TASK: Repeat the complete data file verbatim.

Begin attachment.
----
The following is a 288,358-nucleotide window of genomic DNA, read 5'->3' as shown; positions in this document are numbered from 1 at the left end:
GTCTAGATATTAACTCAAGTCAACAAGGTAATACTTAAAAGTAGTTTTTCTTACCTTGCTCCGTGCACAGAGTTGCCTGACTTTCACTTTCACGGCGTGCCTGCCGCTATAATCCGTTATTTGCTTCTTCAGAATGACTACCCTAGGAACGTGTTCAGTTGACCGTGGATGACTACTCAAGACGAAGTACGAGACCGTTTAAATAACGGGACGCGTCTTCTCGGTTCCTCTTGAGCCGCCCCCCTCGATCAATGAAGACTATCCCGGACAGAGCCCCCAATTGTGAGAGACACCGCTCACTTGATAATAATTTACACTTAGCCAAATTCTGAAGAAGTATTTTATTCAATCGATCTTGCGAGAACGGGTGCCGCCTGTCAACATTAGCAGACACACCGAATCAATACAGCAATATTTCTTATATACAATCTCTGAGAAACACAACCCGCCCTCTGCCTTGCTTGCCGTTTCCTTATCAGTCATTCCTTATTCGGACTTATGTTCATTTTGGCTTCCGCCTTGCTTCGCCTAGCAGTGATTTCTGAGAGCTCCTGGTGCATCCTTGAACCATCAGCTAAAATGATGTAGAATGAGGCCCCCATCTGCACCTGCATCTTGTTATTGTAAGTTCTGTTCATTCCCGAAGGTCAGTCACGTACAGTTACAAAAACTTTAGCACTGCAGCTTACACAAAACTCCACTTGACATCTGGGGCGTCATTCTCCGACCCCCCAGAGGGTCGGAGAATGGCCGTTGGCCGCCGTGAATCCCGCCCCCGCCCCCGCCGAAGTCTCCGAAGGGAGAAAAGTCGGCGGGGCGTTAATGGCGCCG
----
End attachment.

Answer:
The following is a 288,358-nucleotide window of genomic DNA, read 5'->3' as shown; positions in this document are numbered from 1 at the left end:
GTCTAGATATTAACTCAAGTCAACAAGGTAATACTTAAAAGTAGTTTTTCTTACCTTGCTCCGTGCACAGAGTTGCCTGACTTTCACTTTCACGGCGTGCCTGCCGCTATAATCCGTTATTTGCTTCTTCAGAATGACTACCCTAGGAACGTGTTCAGTTGACCGTGGATGACTACTCAAGACGAAGTACGAGACCGTTTAAATAACGGGACGCGTCTTCTCGGTTCCTCTTGAGCCGCCCCCCTCGATCAATGAAGACTATCCCGGACAGAGCCCCCAATTGTGAGAGACACCGCTCACTTGATAATAATTTACACTTAGCCAAATTCTGAAGAAGTATTTTATTCAATCGATCTTGCGAGAACGGGTGCCGCCTGTCAACATTAGCAGACACACCGAATCAATACAGCAATATTTCTTATATACAATCTCTGAGAAACACAACCCGCCCTCTGCCTTGCTTGCCGTTTCCTTATCAGTCATTCCTTATTCGGACTTATGTTCATTTTGGCTTCCGCCTTGCTTCGCCTAGCAGTGATTTCTGAGAGCTCCTGGTGCATCCTTGAACCATCAGCTAAAATGATGTAGAATGAGGCCCCCATCTGCACCTGCATCTTGTTATTGTAAGTTCTGTTCATTCCCGAAGGTCAGTCACGTACAGTTACAAAAACTTTAGCACTGCAGCTTACACAAAACTCCACTTGACATCTGGGGCGTCATTCTCCGACCCCCCAGAGGGTCGGAGAATGGCCGTTGGCCGCCGTGAATCCCGCCCCCGCCCCCGCCGAAGTCTCCGAAGGGAGAAAAGTCGGCGGGGCGTTAATGGCGCCG